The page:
May 26 • 11:28 PM

Simple pleasures down on the farm

October 01, 2008
Editor's note: The following guest column was sub- mitted by Teemie Eschenburg, founder of Almont's Country Heritage Color Tour. Eschenburg is an enthusiastic "farm girl," artist and businesswoman who currently operates Teemie's Country Blooms. She and her hus- band Randy live on a farm in Almont Township.

Today is "Gathering Day!" Tons of harvesting to do! I love this part of my job best of all. A beautiful fall day, the lingering butterflies, my hawk friend singing to me, Cass our horse talking, letting me know she's there as I pick and bundle.

This year brings seven foot sweet Annie, Cinderella pumpkins, cornstalks, timothy, lamb's ear, lavenders, sunflowers and various other herbs.

It's also time to preserve the bounty, and courtesy of Frieda Schuessler, I've found a fantastic way to savor the flavor of homegrown beans. We made a case of these 'Dilly Beans' three weeks ago, and I had to hide some of the jars as this recipe goes fast once anyone gets a taste.

Dilly Beans

(Recipe for four pints)

Trim and wash beans, leaving whole. Pack beans lengthwise into clean jars leaving 1/2'' head space. Pack tightly.

To each pint add:

¼ teaspoon cayenne paper

1 clove garlic

1 head dill

(double if using quart jars).

Combine 2-1/2 cups water, 2-1/2 cups white vinegar, ¼ cup Kosher salt

Bring mixture to a boil. Pour hot over beans, making sure everything is covered. Remember to leave head space of ¼". Adjust caps and process in hot water bath 10 minutes.

Note: let beans stand for two weeks before tasting to allow flavor to develop.

This recipe is so easy. A great one for beginners to advanced cooks in the kit-chen.

There's an easy way to freeze the season's tomatoes, too.

Wash them and dry on a towel. Cut them up and freeze. No blanching required. Throw in a few cut up herbs to liven it up.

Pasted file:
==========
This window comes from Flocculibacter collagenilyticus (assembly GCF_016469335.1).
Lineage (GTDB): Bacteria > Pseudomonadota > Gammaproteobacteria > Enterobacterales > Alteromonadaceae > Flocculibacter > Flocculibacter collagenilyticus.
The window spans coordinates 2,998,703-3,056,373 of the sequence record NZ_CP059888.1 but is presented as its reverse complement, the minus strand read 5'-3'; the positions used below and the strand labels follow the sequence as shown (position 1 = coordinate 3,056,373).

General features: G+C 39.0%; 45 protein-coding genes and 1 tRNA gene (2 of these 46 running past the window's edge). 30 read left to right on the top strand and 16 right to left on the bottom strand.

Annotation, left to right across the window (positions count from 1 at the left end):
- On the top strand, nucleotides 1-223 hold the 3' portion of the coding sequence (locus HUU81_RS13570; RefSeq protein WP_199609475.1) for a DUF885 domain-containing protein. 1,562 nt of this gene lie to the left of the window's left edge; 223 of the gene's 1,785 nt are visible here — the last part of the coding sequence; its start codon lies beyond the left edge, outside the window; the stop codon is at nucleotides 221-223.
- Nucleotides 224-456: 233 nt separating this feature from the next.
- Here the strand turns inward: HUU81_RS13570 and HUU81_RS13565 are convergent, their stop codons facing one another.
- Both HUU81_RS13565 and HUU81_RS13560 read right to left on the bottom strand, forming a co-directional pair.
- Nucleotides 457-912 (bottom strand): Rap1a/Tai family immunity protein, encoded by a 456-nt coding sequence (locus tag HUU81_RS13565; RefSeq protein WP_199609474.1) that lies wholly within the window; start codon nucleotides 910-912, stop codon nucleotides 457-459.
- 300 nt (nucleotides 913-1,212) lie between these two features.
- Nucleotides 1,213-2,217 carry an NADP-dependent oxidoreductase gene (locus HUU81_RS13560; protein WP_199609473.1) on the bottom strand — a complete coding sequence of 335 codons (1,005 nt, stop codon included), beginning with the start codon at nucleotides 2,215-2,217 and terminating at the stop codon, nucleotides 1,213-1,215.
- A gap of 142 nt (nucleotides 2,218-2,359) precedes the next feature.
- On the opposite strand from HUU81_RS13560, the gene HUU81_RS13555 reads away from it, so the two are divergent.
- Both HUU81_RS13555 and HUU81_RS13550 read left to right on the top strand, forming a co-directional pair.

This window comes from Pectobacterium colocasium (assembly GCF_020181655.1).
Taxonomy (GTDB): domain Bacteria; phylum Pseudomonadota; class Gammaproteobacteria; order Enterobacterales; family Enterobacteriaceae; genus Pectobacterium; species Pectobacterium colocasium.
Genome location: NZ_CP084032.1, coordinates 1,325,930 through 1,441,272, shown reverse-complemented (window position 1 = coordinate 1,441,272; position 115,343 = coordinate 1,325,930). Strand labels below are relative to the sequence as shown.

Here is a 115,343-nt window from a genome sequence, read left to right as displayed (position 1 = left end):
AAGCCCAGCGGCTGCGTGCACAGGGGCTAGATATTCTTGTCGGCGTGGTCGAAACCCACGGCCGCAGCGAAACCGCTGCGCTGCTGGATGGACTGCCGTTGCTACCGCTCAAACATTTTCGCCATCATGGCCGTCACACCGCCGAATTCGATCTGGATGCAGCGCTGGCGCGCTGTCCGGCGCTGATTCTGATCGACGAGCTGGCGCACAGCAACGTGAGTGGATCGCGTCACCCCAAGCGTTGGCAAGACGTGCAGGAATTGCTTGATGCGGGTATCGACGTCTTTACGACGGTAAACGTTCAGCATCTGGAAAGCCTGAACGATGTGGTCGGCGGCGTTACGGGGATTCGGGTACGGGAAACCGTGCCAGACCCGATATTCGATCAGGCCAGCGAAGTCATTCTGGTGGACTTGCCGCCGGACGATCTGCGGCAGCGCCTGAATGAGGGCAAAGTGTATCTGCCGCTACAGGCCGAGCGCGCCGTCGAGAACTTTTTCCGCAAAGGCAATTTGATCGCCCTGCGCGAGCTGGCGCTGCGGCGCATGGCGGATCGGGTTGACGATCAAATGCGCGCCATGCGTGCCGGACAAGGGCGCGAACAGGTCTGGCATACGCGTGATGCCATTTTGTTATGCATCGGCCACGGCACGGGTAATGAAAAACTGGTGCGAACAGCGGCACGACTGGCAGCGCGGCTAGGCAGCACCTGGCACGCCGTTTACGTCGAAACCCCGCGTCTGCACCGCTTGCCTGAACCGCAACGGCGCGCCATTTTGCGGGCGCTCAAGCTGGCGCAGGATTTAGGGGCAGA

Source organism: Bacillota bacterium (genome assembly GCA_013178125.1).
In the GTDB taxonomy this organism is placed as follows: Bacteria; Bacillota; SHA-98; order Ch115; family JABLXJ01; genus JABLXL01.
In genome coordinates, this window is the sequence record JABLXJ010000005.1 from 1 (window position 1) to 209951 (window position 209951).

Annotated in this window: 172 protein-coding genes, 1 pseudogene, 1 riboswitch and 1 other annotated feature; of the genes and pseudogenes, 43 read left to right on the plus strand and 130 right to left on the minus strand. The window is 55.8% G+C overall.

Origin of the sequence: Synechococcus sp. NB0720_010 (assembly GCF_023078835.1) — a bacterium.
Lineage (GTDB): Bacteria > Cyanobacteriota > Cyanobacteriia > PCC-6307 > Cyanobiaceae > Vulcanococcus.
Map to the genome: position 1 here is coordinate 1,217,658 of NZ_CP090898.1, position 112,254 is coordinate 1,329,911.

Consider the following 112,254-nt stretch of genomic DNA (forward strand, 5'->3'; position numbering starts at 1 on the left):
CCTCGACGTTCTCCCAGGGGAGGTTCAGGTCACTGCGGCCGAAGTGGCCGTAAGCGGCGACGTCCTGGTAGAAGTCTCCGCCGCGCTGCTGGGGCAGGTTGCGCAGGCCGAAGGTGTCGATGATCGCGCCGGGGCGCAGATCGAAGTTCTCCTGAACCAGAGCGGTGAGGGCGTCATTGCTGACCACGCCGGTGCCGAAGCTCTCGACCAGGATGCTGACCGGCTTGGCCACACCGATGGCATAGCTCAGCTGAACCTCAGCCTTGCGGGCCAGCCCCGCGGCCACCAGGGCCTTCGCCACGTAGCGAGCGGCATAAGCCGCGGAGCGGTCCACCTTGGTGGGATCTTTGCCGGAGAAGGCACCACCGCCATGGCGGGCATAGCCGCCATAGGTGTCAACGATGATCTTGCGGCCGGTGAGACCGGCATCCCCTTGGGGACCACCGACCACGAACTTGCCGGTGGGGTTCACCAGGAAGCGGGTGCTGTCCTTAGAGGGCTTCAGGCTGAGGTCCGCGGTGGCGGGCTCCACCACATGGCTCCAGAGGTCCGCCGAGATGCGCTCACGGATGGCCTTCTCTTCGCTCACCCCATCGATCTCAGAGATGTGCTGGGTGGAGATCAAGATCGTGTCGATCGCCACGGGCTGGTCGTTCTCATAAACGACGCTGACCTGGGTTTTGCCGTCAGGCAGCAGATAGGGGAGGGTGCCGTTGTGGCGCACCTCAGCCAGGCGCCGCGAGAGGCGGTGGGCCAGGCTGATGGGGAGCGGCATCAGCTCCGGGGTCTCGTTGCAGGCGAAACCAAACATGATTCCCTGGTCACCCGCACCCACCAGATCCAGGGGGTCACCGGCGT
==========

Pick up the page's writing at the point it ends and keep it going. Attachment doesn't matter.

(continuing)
We had a ladies' night out last night under the stars in the flower field behind the sun-pit. The weather was so lovely. There was lightning in the distance to light up our conversation.

Last year, inspired by a friend's garden setting, I claimed a space for a fire pit. It's quite a ways off from the house—peaceful, serene.

Ah…. The evening was so lovely with everyone bringing refreshments of wine and cheese. Cass, our horse, came by to see what all the laughter was about, an occasional kitty and the excitement of Jazz, our boxer pup of 10 months now, who met up for the first time in her life with a skunk and got sprayed. Oh yes, the country life. My husband was kind enough to give her a bath in the early a.m.—actually several baths.

With Country Blooms' huge push with the dried flowers for making wreaths and dried bouquets, prefer- ring to work with them green, there's some long hours ahead. Have to bring in help to get things ready for the Country Heritage Color Tour this weekend. Please note the sun-pit greenhouse will not be open for the tour.

Wish I could have family help but this is the dairy farm's silage season and the soybeans are ready to harvest now. The silage pile is growing fast. My oldest son, Bryon, has the job of packing the mountain of fermenting corn. I love the smell of the farm this time of year.

There's also a bushel of green beans calling my name for the last of the Dilly Bean adventure.

Castle Creek
Milnes Ford
05 - 26 - 19
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